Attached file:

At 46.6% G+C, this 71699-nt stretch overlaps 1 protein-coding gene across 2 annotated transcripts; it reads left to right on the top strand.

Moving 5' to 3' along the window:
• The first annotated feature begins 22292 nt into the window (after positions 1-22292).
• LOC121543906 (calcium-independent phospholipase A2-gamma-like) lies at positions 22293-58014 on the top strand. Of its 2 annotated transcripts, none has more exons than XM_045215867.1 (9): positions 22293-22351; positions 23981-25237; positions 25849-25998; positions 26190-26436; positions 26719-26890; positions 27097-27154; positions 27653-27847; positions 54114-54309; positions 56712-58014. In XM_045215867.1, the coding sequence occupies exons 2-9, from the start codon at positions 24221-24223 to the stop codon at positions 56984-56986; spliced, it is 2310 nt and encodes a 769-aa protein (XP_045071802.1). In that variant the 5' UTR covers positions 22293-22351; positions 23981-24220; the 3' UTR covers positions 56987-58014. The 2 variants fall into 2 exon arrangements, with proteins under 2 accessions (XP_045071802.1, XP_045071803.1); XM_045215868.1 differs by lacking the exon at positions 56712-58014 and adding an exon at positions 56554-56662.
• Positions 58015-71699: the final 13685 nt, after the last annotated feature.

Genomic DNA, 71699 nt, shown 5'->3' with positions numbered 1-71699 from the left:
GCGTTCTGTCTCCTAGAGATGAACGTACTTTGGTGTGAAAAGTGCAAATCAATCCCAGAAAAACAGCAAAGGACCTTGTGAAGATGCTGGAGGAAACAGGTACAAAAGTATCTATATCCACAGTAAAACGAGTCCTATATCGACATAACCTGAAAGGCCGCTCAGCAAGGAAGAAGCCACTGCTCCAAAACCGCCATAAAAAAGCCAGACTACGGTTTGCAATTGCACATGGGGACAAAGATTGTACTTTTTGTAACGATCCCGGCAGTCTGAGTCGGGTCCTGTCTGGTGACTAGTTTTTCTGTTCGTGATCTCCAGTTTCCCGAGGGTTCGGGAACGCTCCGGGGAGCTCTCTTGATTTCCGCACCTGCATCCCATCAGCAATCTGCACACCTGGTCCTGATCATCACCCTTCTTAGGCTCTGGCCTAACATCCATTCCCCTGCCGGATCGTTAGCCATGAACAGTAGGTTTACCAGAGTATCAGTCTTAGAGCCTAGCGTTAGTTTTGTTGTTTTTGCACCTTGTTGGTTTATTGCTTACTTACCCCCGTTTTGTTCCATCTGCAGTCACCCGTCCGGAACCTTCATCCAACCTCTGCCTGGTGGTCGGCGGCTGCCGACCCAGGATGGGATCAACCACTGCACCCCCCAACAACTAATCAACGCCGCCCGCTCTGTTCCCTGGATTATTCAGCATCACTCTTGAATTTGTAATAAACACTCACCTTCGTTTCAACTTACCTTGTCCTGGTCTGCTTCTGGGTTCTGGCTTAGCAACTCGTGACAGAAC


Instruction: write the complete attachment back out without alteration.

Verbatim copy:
At 46.6% G+C, this 71699-nt stretch overlaps 1 protein-coding gene across 2 annotated transcripts; it reads left to right on the top strand.

Moving 5' to 3' along the window:
• The first annotated feature begins 22292 nt into the window (after positions 1-22292).
• LOC121543906 (calcium-independent phospholipase A2-gamma-like) lies at positions 22293-58014 on the top strand. Of its 2 annotated transcripts, none has more exons than XM_045215867.1 (9): positions 22293-22351; positions 23981-25237; positions 25849-25998; positions 26190-26436; positions 26719-26890; positions 27097-27154; positions 27653-27847; positions 54114-54309; positions 56712-58014. In XM_045215867.1, the coding sequence occupies exons 2-9, from the start codon at positions 24221-24223 to the stop codon at positions 56984-56986; spliced, it is 2310 nt and encodes a 769-aa protein (XP_045071802.1). In that variant the 5' UTR covers positions 22293-22351; positions 23981-24220; the 3' UTR covers positions 56987-58014. The 2 variants fall into 2 exon arrangements, with proteins under 2 accessions (XP_045071802.1, XP_045071803.1); XM_045215868.1 differs by lacking the exon at positions 56712-58014 and adding an exon at positions 56554-56662.
• Positions 58015-71699: the final 13685 nt, after the last annotated feature.

Genomic DNA, 71699 nt, shown 5'->3' with positions numbered 1-71699 from the left:
GCGTTCTGTCTCCTAGAGATGAACGTACTTTGGTGTGAAAAGTGCAAATCAATCCCAGAAAAACAGCAAAGGACCTTGTGAAGATGCTGGAGGAAACAGGTACAAAAGTATCTATATCCACAGTAAAACGAGTCCTATATCGACATAACCTGAAAGGCCGCTCAGCAAGGAAGAAGCCACTGCTCCAAAACCGCCATAAAAAAGCCAGACTACGGTTTGCAATTGCACATGGGGACAAAGATTGTACTTTTTGTAACGATCCCGGCAGTCTGAGTCGGGTCCTGTCTGGTGACTAGTTTTTCTGTTCGTGATCTCCAGTTTCCCGAGGGTTCGGGAACGCTCCGGGGAGCTCTCTTGATTTCCGCACCTGCATCCCATCAGCAATCTGCACACCTGGTCCTGATCATCACCCTTCTTAGGCTCTGGCCTAACATCCATTCCCCTGCCGGATCGTTAGCCATGAACAGTAGGTTTACCAGAGTATCAGTCTTAGAGCCTAGCGTTAGTTTTGTTGTTTTTGCACCTTGTTGGTTTATTGCTTACTTACCCCCGTTTTGTTCCATCTGCAGTCACCCGTCCGGAACCTTCATCCAACCTCTGCCTGGTGGTCGGCGGCTGCCGACCCAGGATGGGATCAACCACTGCACCCCCCAACAACTAATCAACGCCGCCCGCTCTGTTCCCTGGATTATTCAGCATCACTCTTGAATTTGTAATAAACACTCACCTTCGTTTCAACTTACCTTGTCCTGGTCTGCTTCTGGGTTCTGGCTTAGCAACTCGTGACAGAAC